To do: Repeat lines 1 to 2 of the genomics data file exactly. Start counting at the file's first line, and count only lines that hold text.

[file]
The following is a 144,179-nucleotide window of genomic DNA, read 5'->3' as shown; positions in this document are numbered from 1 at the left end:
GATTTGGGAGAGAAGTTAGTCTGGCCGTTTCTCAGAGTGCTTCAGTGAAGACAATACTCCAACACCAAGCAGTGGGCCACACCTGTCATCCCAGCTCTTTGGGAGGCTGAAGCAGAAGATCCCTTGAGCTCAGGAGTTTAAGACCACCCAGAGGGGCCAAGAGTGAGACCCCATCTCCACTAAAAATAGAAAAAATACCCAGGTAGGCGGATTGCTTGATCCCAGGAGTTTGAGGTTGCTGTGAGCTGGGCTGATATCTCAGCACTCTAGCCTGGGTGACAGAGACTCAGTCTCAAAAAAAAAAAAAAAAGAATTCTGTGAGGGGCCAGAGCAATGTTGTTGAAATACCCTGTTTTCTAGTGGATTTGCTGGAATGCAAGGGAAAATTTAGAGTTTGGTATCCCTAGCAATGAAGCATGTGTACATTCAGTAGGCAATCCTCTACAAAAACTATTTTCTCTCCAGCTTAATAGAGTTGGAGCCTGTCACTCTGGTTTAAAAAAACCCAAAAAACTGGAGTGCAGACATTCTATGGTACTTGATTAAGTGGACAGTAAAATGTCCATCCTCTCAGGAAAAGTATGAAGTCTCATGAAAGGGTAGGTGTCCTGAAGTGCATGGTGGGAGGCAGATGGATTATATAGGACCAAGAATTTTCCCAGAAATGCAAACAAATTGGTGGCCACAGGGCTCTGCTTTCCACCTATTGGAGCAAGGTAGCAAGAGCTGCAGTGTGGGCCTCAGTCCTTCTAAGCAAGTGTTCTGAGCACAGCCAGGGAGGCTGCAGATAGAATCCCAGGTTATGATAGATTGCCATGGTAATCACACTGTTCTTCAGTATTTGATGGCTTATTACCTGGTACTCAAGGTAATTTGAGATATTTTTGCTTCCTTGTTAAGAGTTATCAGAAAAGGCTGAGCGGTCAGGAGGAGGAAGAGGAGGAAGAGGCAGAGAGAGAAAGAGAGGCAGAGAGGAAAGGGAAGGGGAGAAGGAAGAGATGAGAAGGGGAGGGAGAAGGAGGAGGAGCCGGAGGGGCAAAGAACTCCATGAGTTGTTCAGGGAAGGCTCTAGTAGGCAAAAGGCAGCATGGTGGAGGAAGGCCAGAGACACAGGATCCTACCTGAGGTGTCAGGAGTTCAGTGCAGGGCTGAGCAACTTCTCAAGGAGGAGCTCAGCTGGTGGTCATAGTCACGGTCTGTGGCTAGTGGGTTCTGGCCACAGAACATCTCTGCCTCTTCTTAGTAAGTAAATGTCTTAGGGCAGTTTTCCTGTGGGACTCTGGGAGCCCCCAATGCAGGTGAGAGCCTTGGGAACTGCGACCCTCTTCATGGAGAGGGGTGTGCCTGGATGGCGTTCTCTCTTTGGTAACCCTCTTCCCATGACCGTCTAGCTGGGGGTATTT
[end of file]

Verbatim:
The following is a 144,179-nucleotide window of genomic DNA, read 5'->3' as shown; positions in this document are numbered from 1 at the left end:
GATTTGGGAGAGAAGTTAGTCTGGCCGTTTCTCAGAGTGCTTCAGTGAAGACAATACTCCAACACCAAGCAGTGGGCCACACCTGTCATCCCAGCTCTTTGGGAGGCTGAAGCAGAAGATCCCTTGAGCTCAGGAGTTTAAGACCACCCAGAGGGGCCAAGAGTGAGACCCCATCTCCACTAAAAATAGAAAAAATACCCAGGTAGGCGGATTGCTTGATCCCAGGAGTTTGAGGTTGCTGTGAGCTGGGCTGATATCTCAGCACTCTAGCCTGGGTGACAGAGACTCAGTCTCAAAAAAAAAAAAAAAAGAATTCTGTGAGGGGCCAGAGCAATGTTGTTGAAATACCCTGTTTTCTAGTGGATTTGCTGGAATGCAAGGGAAAATTTAGAGTTTGGTATCCCTAGCAATGAAGCATGTGTACATTCAGTAGGCAATCCTCTACAAAAACTATTTTCTCTCCAGCTTAATAGAGTTGGAGCCTGTCACTCTGGTTTAAAAAAACCCAAAAAACTGGAGTGCAGACATTCTATGGTACTTGATTAAGTGGACAGTAAAATGTCCATCCTCTCAGGAAAAGTATGAAGTCTCATGAAAGGGTAGGTGTCCTGAAGTGCATGGTGGGAGGCAGATGGATTATATAGGACCAAGAATTTTCCCAGAAATGCAAACAAATTGGTGGCCACAGGGCTCTGCTTTCCACCTATTGGAGCAAGGTAGCAAGAGCTGCAGTGTGGGCCTCAGTCCTTCTAAGCAAGTGTTCTGAGCACAGCCAGGGAGGCTGCAGATAGAATCCCAGGTTATGATAGATTGCCATGGTAATCACACTGTTCTTCAGTATTTGATGGCTTATTACCTGGTACTCAAGGTAATTTGAGATATTTTTGCTTCCTTGTTAAGAGTTATCAGAAAAGGCTGAGCGGTCAGGAGGAGGAAGAGGAGGAAGAGGCAGAGAGAGAAAGAGAGGCAGAGAGGAAAGGGAAGGGGAGAAGGAAGAGATGAGAAGGGGAGGGAGAAGGAGGAGGAGCCGGAGGGGCAAAGAACTCCATGAGTTGTTCAGGGAAGGCTCTAGTAGGCAAAAGGCAGCATGGTGGAGGAAGGCCAGAGACACAGGATCCTACCTGAGGTGTCAGGAGTTCAGTGCAGGGCTGAGCAACTTCTCAAGGAGGAGCTCAGCTGGTGGTCATAGTCACGGTCTGTGGCTAGTGGGTTCTGGCCACAGAACATCTCTGCCTCTTCTTAGTAAGTAAATGTCTTAGGGCAGTTTTCCTGTGGGACTCTGGGAGCCCCCAATGCAGGTGAGAGCCTTGGGAACTGCGACCCTCTTCATGGAGAGGGGTGTGCCTGGATGGCGTTCTCTCTTTGGTAACCCTCTTCCCATGACCGTCTAGCTGGGGGTATTT